Blogger of the Week:
Debbi Michiko Florence...
Author Debbi Michiko Florence has been maintaining One Writer’s Journey on LiveJournal since September of 2004. Below she talks about her experience as a writer-blogger.
Why did you start One Writer's Journey?
I’d toyed with the idea for a few months prior, but hesitated because I thought, who cares what I think? But I really loved the idea of being able to keep a record of my journey as a writer. At the time, I didn’t think anyone would read my blog save for family and friends. I was shocked to learn there was a whole children’s writer community already on LiveJournal and as we found each other, I gained a valuable group of friends and colleagues.
What kinds of things do you post about? Has that changed over time?
My intention was to blog about my writing process--the ups and downs, and to honestly catalog what happened and how I felt. That was easy at first because I thought that only a handful of people were reading my blog. As the months wore on, more and more writers found LiveJournal and the children’s writer community, and suddenly I was aware that complete strangers were reading about my writing life.
How boring, I thought. So I started sharing good news about other writers and linking to my author interviews on my web site. The warm community feeling made me more comfortable sharing my opinions and stories about the non-writing part of my life, too.
Then, one day, I received an e-mail from a well-known and respected editor who thanked me for talking positively about one of her author’s books. It was suddenly clear to me that anyone could read my blog. While I never spoke badly about books or other people (just annoying TV commercials and miscellaneous pet peeves), I realized that what I said directly reflected how complete strangers (and editors) would perceive me. So whenever I write a post I imagine four people reading it: my agent, an editor, a complete stranger, and my mother--and if I’m okay with that, then I post it.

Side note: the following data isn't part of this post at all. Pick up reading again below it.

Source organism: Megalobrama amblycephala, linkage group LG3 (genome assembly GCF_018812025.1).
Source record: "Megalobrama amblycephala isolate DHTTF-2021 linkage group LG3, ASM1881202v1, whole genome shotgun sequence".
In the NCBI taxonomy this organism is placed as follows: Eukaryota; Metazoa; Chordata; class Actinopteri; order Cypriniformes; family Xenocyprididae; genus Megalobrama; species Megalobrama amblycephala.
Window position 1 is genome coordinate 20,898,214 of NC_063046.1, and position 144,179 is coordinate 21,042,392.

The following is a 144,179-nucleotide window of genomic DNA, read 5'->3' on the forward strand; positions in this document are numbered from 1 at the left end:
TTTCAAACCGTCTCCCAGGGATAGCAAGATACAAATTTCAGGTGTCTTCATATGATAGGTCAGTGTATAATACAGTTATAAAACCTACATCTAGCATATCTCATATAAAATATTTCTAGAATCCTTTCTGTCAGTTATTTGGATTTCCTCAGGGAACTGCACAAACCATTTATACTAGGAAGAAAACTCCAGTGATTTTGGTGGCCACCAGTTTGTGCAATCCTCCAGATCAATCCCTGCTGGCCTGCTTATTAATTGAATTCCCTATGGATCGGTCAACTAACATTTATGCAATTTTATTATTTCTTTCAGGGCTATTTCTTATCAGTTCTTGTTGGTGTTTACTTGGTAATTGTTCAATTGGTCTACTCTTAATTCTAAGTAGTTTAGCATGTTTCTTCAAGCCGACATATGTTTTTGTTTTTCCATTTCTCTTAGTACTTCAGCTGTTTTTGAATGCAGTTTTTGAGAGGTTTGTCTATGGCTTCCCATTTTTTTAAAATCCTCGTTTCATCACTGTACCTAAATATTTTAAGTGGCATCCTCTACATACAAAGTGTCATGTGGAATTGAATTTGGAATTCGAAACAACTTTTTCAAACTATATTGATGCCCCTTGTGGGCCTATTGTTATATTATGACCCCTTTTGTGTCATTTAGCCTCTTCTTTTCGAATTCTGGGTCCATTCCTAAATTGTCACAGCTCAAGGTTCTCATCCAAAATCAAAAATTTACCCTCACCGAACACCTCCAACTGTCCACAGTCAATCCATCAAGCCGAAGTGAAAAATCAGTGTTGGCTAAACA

These days, I blog about almost anything: my writing, my books, good news about other writers, books I love (I keep my reading list on my blog), my dog, and snippets from my life in general.
How has blogging been beneficial to you as a writer?
Blogging has helped me feel less alone. There are wonderful, warm, and supportive writers out there and we offer each other encouragement and cheers. I suspect blogs help with marketing/sales, although I’ve not done any formal research on it. I definitely believe my blog helped get word out about my book. Certainly, I learn about books from other writers’ blogs and have made purchases after reading praise for a book.
What's your advice for newer bloggers?
There are such a wide array of styles and personalities out there. My suggestion is to be yourself, but also remember that your blog is not like keeping a private journal. Figure out who your target audience is (for me it’s children’s writers and book lovers), but also remember other people might come across it (a 10-year-old, your grandmother, a former nemesis). One of my cousins keeps up with me by reading my blog daily. Consider the length of your posts. I like to try to keep most of my posts on the short side, because I suspect readers of my blog read many blogs and are short on time. And finally, post consistently. Figure out what your schedule allows. Daily? Weekly? Probably more often than once a month. You don’t want to lose your audience. Mostly, have fun! If you don’t enjoy it (some writers don’t)--don’t blog. But if you love it? Dive in!
Friday, January 09, 2009
Blogger of the Week: